FORT LAUDERDALE, Fla--There is a void of outcomes data in cancer that the National Comprehensive Cancer Network (NCCN) hopes to fill, said Jane Weeks, MD, at the NCCN's first annual conference.
Dr. Weeks pointed out that the Agency for Health Care Policy and Research, the federal body responsible for performing outcomes research and developing practice guidelines, did not include a single cancer diagnosis in its original 14 projects.
The NCCN, made up of 15 member institutions (see Table 1), has made a decision to invest in outcomes research, said Dr. Weeks, assistant professor of medicine, Harvard, and director of Dana-Farber's Center for Outcomes and Policy Research.
She called the network "an ideal source of data for outcomes studies" for a number of reasons: the geographic variability of the member institutions and the subsequent variability in patterns of care; the variability of practices within the institutions, even within similar areas; and the innovative as well as standard approaches being used in the NCCN member institutions.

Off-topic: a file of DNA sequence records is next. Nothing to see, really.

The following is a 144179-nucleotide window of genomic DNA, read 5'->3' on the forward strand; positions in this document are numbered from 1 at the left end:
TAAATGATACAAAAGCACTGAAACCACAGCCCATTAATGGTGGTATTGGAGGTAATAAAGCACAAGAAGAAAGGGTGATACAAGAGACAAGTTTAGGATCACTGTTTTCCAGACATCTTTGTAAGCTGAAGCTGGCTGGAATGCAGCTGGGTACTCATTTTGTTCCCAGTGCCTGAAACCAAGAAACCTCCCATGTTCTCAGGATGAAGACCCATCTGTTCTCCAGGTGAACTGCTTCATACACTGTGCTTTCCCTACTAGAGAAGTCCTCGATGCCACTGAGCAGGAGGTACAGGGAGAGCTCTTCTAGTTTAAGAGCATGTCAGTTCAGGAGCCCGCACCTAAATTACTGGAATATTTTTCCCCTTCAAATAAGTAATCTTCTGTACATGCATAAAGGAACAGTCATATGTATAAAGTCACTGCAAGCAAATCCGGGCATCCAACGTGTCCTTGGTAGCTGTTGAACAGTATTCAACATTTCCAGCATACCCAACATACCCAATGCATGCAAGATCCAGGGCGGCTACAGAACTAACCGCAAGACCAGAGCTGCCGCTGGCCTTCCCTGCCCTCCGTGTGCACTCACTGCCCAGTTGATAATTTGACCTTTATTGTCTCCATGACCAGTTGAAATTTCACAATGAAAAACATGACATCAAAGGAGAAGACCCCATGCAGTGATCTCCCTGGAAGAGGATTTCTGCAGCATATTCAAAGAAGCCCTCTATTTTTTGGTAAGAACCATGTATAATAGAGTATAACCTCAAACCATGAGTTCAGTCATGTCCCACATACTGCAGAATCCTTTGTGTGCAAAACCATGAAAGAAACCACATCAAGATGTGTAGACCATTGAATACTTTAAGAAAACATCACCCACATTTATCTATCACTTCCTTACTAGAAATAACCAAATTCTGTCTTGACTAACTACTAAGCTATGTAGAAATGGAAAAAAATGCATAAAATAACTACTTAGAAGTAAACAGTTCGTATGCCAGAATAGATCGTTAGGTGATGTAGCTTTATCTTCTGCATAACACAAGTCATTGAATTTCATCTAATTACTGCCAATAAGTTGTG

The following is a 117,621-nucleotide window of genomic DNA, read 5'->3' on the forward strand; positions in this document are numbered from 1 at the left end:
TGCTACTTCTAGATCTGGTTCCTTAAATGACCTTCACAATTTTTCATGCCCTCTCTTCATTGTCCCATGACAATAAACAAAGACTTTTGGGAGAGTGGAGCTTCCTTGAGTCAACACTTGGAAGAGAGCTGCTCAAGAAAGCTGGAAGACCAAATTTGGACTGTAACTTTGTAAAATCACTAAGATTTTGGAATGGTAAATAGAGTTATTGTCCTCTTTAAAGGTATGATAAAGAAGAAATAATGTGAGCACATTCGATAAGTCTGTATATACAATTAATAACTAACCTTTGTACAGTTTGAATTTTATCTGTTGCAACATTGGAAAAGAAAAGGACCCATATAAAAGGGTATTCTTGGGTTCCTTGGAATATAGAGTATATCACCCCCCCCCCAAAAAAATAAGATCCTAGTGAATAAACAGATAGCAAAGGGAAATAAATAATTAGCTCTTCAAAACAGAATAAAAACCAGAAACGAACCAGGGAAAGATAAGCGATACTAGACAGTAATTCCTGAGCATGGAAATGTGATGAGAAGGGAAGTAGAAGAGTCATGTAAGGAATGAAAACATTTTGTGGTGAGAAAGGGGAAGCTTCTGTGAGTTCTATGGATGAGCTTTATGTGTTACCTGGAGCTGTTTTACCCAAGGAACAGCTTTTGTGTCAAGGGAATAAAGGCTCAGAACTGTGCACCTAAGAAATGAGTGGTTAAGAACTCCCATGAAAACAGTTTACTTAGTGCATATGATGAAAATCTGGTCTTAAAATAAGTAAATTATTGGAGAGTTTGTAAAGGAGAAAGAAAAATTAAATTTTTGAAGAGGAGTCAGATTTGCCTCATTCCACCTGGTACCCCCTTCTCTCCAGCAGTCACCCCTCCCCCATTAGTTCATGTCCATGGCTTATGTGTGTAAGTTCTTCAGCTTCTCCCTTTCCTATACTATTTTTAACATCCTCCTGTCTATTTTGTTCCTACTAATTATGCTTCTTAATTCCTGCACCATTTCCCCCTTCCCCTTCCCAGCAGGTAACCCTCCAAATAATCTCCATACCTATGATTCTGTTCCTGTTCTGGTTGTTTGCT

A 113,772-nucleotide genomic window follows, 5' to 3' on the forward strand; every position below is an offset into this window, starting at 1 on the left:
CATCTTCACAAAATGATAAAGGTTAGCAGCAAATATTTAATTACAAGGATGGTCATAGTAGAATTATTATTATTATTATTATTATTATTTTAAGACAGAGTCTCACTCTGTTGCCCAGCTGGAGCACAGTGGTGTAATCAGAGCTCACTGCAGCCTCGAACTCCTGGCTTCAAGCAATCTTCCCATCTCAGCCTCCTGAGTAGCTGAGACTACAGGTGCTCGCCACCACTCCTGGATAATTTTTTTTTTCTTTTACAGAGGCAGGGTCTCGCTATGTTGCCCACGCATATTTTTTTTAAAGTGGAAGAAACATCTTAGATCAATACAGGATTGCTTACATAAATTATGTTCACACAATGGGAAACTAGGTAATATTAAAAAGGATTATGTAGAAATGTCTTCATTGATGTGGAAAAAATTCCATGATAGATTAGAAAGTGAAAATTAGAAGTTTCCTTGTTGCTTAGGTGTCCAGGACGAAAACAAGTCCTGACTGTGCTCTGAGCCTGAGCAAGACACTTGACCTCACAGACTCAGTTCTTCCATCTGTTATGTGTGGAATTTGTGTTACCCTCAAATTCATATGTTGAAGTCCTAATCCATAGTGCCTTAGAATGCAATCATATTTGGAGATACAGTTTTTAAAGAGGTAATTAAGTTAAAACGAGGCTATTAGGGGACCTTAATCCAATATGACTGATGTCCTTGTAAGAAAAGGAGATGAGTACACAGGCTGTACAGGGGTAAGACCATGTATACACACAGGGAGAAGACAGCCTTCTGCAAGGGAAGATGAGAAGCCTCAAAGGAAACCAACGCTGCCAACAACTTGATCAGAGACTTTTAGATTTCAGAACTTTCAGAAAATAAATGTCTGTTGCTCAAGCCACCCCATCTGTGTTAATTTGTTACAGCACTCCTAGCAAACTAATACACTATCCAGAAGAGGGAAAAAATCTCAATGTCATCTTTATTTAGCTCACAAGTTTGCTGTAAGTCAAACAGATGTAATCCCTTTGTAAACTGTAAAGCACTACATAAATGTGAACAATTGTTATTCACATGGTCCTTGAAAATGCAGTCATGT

She also cited the willingness of these institutions and their clinicians to invest the resources necessary to collect and analyze outcomes data, and the critical mass of clinical experts and health services researchers within the member institutions.
To accomplish its goals for outcomes research (see Table 2), Dr. Weeks said, the NCCN began by taking an inventory of the existing institutional and national data sources and mechanisms of data collection within the member institutions.
The data inventory project found that an enormous amount of data is currently being collected in the NCCN institutions, "but it was clear that data collection efforts by one person in a given institution were often unfamiliar to other people collecting data in the same institution."